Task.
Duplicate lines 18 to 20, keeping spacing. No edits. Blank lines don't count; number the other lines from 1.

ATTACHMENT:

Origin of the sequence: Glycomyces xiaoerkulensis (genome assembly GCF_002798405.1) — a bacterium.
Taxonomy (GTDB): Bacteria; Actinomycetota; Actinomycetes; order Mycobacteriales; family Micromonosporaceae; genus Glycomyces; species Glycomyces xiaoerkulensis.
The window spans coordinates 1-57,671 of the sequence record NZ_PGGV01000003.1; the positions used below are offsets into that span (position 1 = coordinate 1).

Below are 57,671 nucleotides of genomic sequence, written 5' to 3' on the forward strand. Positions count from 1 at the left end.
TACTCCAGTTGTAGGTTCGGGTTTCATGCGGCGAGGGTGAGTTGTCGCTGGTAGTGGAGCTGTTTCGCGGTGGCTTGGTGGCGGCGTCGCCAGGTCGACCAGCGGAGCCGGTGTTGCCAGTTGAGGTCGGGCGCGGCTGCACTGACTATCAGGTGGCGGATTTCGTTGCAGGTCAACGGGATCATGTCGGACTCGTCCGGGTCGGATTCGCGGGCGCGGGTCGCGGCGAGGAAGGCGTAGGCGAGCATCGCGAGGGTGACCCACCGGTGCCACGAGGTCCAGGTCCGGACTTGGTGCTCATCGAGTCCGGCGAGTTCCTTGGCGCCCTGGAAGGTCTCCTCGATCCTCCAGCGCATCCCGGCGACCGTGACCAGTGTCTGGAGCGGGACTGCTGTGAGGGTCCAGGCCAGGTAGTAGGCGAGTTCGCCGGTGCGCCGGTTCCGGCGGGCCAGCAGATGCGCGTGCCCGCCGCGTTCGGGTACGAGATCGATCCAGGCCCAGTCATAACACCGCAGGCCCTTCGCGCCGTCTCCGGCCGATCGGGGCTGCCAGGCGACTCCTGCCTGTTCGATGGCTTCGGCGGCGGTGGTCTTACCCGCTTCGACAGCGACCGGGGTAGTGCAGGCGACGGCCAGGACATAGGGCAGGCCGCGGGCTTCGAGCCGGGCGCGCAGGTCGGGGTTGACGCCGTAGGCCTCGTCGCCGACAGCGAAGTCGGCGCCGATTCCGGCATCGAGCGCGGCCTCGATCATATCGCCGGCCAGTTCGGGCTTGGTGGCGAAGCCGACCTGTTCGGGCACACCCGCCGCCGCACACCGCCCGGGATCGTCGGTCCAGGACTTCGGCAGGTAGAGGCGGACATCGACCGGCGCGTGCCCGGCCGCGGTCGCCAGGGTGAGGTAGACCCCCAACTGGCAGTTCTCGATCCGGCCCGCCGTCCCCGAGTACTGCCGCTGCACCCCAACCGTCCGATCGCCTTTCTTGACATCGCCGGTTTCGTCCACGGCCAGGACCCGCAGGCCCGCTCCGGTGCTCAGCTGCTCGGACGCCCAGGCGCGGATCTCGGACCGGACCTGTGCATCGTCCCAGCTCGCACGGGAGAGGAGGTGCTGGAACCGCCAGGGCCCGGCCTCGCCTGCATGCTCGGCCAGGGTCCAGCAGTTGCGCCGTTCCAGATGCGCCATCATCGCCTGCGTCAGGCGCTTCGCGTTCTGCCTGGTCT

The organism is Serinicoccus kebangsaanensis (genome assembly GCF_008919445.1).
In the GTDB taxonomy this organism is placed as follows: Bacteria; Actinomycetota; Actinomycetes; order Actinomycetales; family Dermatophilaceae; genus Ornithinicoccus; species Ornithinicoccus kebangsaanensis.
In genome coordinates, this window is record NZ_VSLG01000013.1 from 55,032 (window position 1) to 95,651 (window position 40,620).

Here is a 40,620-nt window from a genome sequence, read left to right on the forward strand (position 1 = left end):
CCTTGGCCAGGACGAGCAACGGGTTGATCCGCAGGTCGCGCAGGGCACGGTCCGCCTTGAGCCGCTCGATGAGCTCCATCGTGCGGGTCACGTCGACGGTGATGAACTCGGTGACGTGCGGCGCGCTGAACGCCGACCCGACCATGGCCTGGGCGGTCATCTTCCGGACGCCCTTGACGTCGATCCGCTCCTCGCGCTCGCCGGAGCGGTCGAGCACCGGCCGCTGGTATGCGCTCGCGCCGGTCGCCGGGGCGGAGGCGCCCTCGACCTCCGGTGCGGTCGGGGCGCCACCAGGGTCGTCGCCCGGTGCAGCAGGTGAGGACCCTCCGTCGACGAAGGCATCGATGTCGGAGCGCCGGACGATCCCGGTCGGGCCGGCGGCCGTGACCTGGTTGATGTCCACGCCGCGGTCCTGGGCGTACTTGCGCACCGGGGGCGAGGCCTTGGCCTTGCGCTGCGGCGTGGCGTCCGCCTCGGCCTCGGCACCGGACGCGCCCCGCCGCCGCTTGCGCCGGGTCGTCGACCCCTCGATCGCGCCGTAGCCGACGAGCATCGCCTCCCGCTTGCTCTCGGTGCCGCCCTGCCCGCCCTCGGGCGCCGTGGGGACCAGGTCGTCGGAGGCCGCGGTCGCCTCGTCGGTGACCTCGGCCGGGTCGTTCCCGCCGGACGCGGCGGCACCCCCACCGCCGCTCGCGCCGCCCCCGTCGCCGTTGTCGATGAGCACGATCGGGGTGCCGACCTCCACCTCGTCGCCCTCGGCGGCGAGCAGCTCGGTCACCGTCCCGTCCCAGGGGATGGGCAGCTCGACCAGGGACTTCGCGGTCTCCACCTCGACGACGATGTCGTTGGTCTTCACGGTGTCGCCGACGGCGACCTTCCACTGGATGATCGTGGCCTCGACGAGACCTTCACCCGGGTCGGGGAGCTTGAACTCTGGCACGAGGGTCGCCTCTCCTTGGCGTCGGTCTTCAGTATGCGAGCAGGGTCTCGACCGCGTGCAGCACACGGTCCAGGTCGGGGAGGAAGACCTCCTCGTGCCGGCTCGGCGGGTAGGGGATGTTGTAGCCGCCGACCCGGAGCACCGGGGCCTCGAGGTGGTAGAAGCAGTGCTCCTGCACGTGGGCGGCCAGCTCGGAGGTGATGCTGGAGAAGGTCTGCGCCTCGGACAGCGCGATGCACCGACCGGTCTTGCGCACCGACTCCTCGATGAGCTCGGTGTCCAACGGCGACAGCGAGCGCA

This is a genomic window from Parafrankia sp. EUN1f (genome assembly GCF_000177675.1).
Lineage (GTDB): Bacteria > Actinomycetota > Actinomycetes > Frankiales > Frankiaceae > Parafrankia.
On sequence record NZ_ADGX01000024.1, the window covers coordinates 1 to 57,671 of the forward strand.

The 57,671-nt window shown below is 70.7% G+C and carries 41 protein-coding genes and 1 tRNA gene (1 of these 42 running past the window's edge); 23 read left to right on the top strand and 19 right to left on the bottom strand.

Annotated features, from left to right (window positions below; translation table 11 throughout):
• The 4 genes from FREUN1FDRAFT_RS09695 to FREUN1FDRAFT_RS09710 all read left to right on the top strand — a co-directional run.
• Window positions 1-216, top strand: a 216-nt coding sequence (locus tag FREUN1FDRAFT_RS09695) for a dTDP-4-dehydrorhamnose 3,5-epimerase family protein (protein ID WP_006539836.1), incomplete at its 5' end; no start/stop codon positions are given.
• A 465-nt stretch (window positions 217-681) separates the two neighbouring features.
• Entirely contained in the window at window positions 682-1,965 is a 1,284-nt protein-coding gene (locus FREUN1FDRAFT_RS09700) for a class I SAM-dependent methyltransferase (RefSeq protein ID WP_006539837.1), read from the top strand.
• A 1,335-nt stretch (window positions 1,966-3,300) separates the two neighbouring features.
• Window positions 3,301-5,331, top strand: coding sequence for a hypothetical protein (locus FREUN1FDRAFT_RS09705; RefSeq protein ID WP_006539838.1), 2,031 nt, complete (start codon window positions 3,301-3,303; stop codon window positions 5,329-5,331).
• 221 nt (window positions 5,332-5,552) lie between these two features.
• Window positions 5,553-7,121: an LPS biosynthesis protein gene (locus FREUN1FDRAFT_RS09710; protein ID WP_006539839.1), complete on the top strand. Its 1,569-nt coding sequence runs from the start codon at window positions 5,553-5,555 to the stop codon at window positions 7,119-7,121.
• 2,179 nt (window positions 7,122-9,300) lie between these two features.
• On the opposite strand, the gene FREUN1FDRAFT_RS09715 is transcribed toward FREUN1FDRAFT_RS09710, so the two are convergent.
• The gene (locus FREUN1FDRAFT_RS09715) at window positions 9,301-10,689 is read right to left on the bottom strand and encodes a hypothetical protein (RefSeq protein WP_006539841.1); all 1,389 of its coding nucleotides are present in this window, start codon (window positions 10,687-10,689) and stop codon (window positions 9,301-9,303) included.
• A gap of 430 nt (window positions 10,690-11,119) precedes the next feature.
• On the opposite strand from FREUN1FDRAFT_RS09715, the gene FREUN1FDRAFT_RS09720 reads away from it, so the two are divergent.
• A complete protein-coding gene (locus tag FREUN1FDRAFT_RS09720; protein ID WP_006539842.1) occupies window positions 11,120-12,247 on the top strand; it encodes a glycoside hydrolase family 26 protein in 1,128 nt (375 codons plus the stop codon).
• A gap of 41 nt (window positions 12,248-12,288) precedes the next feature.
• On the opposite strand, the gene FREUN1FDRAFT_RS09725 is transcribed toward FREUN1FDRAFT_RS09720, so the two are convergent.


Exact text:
• A 465-nt stretch (window positions 217-681) separates the two neighbouring features.
• Entirely contained in the window at window positions 682-1,965 is a 1,284-nt protein-coding gene (locus FREUN1FDRAFT_RS09700) for a class I SAM-dependent methyltransferase (RefSeq protein ID WP_006539837.1), read from the top strand.
• A 1,335-nt stretch (window positions 1,966-3,300) separates the two neighbouring features.